A Conversation with Deborah Larsen, author of THE WHITE
Q: How did you discover Mary Jemison's story? What captured your interest?
A: When I moved to Gettysburg I heard that a valley nearby had been the scene of the capture of a young white woman by a Shawnee/French raiding party in the eighteenth century. Then a friend told me that the true story of Mary Jemison's subsequent adoption by the Seneca had been published and that we had a copy of it in the Gettysburg College library. I read the book (by James Seaver) and was incredulous: a fabulous life lay beneath the stiff prose in that account.
Q: How did you research the life of Mary Jemison? Was it difficult to recreate her story given there are so few accounts? How did you capture her voice?
A: The Seaver account of Mary Jemison's life was my mainstay source: after all, she sat in his presence and gave him her story, which is amazingly detailed. I read other histories for this book. Of course, I transformed the material. My novel is an invention, not a recreation.
Her voice was a gift, pure and simple. I just listened for the voice that wasn't obviously there, for the voice that lay between the lines in the narrative.
Q: What made you decide to write your first novel now, when you've already established your career as a poet and short story writer?
A: I first wrote this story as a screenplay. Then I decided to try a completely different treatment. The White became a novel shot through with poetics. The material itself really demanded a prose narrative, but you could say that the form of this book chased after me. It had very little to do with career.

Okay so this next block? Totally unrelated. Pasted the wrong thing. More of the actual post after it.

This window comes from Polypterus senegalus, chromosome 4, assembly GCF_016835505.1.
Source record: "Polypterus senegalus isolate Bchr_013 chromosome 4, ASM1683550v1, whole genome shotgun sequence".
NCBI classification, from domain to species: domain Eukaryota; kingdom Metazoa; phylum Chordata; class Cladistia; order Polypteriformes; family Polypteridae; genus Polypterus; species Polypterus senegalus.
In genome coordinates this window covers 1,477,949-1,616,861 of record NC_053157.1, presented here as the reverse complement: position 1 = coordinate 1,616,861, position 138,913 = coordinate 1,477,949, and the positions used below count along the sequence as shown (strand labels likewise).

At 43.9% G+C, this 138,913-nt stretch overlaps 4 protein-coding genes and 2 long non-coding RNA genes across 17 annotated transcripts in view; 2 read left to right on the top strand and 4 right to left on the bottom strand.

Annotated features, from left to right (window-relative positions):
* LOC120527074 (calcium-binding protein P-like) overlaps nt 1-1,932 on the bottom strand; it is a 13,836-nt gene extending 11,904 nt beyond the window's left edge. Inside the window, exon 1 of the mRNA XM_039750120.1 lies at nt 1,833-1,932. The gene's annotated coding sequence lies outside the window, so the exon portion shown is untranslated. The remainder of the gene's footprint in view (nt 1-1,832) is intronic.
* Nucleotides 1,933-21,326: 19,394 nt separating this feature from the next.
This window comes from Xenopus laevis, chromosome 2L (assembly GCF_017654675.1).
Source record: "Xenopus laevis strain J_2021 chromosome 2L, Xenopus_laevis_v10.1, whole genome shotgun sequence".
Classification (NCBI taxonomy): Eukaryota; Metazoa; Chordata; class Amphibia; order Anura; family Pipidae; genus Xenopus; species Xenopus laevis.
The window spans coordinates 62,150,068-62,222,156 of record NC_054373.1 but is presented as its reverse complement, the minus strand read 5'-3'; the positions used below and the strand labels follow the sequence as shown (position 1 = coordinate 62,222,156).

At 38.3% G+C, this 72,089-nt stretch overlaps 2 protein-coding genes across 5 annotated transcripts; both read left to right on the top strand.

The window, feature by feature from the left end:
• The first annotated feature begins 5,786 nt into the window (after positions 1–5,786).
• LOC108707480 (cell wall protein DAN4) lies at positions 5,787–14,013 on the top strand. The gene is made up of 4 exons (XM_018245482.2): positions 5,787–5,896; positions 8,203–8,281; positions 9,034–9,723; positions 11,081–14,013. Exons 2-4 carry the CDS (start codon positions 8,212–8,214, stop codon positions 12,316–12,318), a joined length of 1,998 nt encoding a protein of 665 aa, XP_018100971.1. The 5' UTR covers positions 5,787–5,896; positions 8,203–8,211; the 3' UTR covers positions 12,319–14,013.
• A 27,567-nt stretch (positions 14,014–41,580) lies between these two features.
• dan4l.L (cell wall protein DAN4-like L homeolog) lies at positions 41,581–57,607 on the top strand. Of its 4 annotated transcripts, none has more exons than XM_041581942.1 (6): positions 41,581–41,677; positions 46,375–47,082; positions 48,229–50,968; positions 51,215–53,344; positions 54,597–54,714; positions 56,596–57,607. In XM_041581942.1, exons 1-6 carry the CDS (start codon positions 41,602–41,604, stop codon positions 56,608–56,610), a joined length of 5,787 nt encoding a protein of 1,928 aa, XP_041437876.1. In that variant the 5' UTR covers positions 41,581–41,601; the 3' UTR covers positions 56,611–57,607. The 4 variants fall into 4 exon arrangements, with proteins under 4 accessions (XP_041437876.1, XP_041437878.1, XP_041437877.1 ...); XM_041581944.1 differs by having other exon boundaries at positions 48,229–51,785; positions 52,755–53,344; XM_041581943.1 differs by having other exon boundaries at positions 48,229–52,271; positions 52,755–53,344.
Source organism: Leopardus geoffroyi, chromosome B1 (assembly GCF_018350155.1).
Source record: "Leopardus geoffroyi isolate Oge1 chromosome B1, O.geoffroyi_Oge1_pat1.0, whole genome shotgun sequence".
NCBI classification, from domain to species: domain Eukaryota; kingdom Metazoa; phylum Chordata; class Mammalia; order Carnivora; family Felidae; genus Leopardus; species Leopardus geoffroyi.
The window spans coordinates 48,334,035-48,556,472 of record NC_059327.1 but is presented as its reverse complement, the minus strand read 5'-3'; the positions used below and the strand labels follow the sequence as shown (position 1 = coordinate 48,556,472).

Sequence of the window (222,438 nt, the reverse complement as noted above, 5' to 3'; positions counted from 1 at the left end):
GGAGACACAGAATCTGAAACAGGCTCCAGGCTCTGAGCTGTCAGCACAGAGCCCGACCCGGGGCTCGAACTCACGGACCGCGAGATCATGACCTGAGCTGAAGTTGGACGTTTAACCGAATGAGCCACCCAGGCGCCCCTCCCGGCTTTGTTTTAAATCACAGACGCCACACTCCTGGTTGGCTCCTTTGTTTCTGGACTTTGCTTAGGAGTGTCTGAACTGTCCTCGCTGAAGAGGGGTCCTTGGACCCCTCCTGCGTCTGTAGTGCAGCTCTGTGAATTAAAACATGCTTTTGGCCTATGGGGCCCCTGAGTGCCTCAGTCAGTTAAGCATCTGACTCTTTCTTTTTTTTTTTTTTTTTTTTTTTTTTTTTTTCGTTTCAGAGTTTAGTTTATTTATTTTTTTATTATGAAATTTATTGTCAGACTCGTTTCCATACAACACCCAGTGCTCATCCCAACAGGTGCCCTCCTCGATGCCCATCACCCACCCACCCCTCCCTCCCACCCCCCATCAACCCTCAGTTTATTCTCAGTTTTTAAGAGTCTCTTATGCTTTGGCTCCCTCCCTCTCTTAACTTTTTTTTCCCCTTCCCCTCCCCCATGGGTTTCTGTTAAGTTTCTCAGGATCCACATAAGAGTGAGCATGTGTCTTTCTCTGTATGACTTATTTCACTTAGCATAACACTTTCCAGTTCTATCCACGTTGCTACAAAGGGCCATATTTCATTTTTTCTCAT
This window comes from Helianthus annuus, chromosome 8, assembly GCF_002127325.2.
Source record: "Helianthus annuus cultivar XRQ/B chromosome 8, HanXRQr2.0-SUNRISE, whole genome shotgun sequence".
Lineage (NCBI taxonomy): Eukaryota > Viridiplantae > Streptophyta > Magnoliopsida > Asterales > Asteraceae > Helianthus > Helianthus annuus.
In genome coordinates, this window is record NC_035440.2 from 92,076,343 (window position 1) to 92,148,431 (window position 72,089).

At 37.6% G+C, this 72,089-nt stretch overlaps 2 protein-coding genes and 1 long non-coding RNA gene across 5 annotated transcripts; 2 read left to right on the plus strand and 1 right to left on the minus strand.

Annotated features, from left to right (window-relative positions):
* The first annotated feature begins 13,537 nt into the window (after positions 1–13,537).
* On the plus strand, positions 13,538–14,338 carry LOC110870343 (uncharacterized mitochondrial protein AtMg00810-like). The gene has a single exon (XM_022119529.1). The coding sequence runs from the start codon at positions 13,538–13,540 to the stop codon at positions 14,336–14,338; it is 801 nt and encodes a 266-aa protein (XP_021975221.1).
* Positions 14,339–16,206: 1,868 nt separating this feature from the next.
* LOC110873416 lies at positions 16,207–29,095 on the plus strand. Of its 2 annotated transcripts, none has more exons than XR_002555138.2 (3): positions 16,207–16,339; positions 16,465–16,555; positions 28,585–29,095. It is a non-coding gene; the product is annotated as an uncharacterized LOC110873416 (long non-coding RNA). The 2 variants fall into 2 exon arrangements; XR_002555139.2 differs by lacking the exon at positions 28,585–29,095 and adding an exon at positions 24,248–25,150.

Q: Do you see any parallels between Mary's captivity and your personal experience as a nun?
A: Well—former nun! I'm happy to say that there are no parallels between the sexual scenes and convent life. But seriously, yes—there is a line in Scripture about "leading captivity captive." What I call the circumscribed life is always fraught, dangerous, but also full of potential richness and beauty.
Q: Why do you think Mary chose not to return to her birth culture?
A: The Mary of history was plainly concerned about her children's welfare. My Mary—for The White is not a "history" as such—chooses to remain on her lands for complicated reasons which accrue throughout her life.
Q: Why is Mary's story interesting to readers today?
A: In the settling of the new democracy which became the United States, both violence and beauty were thrown into high relief. My character, Mary, was at the center of this maelstrom and became strong by evading none of it. Now, perhaps more than ever, a story about a fascinating American—in this case, a woman—who actually flourishes psychologically in a tumultuous time, can provide entertainment, meditation, and hope for readers.